Trump noted European nations respected the U.S. greatly during his administration.
“Now, they don’t,” he said. “They’re laughing at us like we’re fools. And the way (Biden) got out of Afghanistan was, in my opinion, I think it was the most embarrassing event in the history of our country.
“If you get out of Afghanistan, you leave with great dignity. You leave with your weapons. We could have had our soldiers saved, our people out, everything beautiful …”
Trump also blasted Gen. Mark Milley, chairman of the Joint Chiefs of Staff.
“Peril,” a new book by journalists Bob Woodward and Robert Costa, claims Milley had sought to assure China’s Gen. Li Zuocheng of the People’s Liberation Army in calls that the United States was stable and not going to attack during the final months of the Trump administration. And, if there were to be an attack, he would alert his counterpart ahead of time.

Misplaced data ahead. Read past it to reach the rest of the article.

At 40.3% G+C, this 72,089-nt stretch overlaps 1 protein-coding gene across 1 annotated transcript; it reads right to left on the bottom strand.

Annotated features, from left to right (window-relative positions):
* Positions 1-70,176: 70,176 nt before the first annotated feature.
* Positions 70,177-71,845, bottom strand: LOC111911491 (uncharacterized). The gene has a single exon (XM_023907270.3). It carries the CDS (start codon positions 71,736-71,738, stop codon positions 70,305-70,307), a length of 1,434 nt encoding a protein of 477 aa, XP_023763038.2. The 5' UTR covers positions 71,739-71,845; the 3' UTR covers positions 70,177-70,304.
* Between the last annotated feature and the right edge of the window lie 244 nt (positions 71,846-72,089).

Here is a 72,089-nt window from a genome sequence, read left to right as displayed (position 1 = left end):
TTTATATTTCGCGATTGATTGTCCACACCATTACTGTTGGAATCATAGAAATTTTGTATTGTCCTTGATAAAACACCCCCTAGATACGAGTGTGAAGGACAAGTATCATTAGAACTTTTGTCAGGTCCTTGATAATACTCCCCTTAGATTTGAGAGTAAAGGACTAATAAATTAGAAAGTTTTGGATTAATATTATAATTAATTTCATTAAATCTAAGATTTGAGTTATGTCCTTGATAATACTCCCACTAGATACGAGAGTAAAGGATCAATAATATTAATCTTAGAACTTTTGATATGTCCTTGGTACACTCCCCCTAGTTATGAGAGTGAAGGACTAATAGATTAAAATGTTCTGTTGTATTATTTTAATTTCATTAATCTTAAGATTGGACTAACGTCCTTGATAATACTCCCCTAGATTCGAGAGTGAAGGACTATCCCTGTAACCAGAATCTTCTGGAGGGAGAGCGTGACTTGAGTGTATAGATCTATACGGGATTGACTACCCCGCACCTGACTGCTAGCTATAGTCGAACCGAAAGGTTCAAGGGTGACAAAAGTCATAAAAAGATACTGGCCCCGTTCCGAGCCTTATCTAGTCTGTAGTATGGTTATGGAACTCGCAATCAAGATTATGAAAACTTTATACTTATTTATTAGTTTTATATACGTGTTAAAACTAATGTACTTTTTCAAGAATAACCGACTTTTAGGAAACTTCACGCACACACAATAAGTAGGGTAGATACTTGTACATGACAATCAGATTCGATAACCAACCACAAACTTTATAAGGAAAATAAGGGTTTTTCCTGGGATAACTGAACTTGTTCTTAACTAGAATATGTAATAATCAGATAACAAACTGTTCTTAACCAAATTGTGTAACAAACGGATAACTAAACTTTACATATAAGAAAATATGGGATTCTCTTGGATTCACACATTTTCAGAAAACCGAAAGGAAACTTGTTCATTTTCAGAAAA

“I learned early on (Milley) was a dope,” Trump said.
Ted Cruz Slams The Democrats In Latest Interview
Republican Senator Ted Cruz of Texas recently slammed the Democrats for bowing down to their radical left-wing comrades in office as they prepare to pass a massive $3.5 trillion budget that will bring our nation economic difficulties in the years to come.
“Bernie Sanders is a wide-eyed and admitted socialist. He says this is the most transformational bill in a generation. He means that it; it is trillions in spending. It is trillions in new taxes. It is the Green New Deal, it is — everyone who pays taxes in America will see their taxes go up under this massive proposal. Individual taxes are going up, corporate taxes are going up, small business taxes are going up, capital gains taxes are going up, the death tax is going up, seniors are getting hammered, farmers, ranchers, small businesses; it is disastrous,” Cruz stated in his scathing interview.